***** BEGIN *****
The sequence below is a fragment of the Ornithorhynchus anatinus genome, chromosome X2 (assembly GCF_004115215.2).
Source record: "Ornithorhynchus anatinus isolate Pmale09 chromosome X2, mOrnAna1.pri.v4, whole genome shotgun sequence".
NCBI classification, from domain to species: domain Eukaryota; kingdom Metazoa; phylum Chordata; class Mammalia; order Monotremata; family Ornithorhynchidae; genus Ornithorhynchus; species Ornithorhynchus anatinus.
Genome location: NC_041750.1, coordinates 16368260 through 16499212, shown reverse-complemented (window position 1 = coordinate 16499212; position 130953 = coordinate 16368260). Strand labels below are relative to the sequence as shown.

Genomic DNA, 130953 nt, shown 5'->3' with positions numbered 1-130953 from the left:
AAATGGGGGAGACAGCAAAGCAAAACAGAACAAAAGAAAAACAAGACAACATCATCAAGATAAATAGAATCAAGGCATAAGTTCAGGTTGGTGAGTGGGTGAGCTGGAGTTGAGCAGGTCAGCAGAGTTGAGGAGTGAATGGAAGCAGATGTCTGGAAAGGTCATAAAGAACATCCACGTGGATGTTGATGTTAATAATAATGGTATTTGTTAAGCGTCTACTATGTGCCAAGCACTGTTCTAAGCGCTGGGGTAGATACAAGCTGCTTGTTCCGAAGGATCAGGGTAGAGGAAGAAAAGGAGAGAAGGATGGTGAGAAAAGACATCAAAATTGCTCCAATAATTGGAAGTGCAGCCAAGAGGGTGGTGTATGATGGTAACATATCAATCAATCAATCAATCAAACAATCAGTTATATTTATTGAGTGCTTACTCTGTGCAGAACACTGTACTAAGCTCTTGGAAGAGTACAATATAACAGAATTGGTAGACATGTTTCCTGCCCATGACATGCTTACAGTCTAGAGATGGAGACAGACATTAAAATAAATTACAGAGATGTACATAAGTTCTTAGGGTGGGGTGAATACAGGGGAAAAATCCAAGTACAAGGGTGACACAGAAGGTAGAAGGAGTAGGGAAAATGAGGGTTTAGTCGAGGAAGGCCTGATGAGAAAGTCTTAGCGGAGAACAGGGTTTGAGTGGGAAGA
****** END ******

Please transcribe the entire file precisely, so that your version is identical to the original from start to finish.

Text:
The sequence below is a fragment of the Ornithorhynchus anatinus genome, chromosome X2 (assembly GCF_004115215.2).
Source record: "Ornithorhynchus anatinus isolate Pmale09 chromosome X2, mOrnAna1.pri.v4, whole genome shotgun sequence".
NCBI classification, from domain to species: domain Eukaryota; kingdom Metazoa; phylum Chordata; class Mammalia; order Monotremata; family Ornithorhynchidae; genus Ornithorhynchus; species Ornithorhynchus anatinus.
Genome location: NC_041750.1, coordinates 16368260 through 16499212, shown reverse-complemented (window position 1 = coordinate 16499212; position 130953 = coordinate 16368260). Strand labels below are relative to the sequence as shown.

Genomic DNA, 130953 nt, shown 5'->3' with positions numbered 1-130953 from the left:
AAATGGGGGAGACAGCAAAGCAAAACAGAACAAAAGAAAAACAAGACAACATCATCAAGATAAATAGAATCAAGGCATAAGTTCAGGTTGGTGAGTGGGTGAGCTGGAGTTGAGCAGGTCAGCAGAGTTGAGGAGTGAATGGAAGCAGATGTCTGGAAAGGTCATAAAGAACATCCACGTGGATGTTGATGTTAATAATAATGGTATTTGTTAAGCGTCTACTATGTGCCAAGCACTGTTCTAAGCGCTGGGGTAGATACAAGCTGCTTGTTCCGAAGGATCAGGGTAGAGGAAGAAAAGGAGAGAAGGATGGTGAGAAAAGACATCAAAATTGCTCCAATAATTGGAAGTGCAGCCAAGAGGGTGGTGTATGATGGTAACATATCAATCAATCAATCAATCAAACAATCAGTTATATTTATTGAGTGCTTACTCTGTGCAGAACACTGTACTAAGCTCTTGGAAGAGTACAATATAACAGAATTGGTAGACATGTTTCCTGCCCATGACATGCTTACAGTCTAGAGATGGAGACAGACATTAAAATAAATTACAGAGATGTACATAAGTTCTTAGGGTGGGGTGAATACAGGGGAAAAATCCAAGTACAAGGGTGACACAGAAGGTAGAAGGAGTAGGGAAAATGAGGGTTTAGTCGAGGAAGGCCTGATGAGAAAGTCTTAGCGGAGAACAGGGTTTGAGTGGGAAGA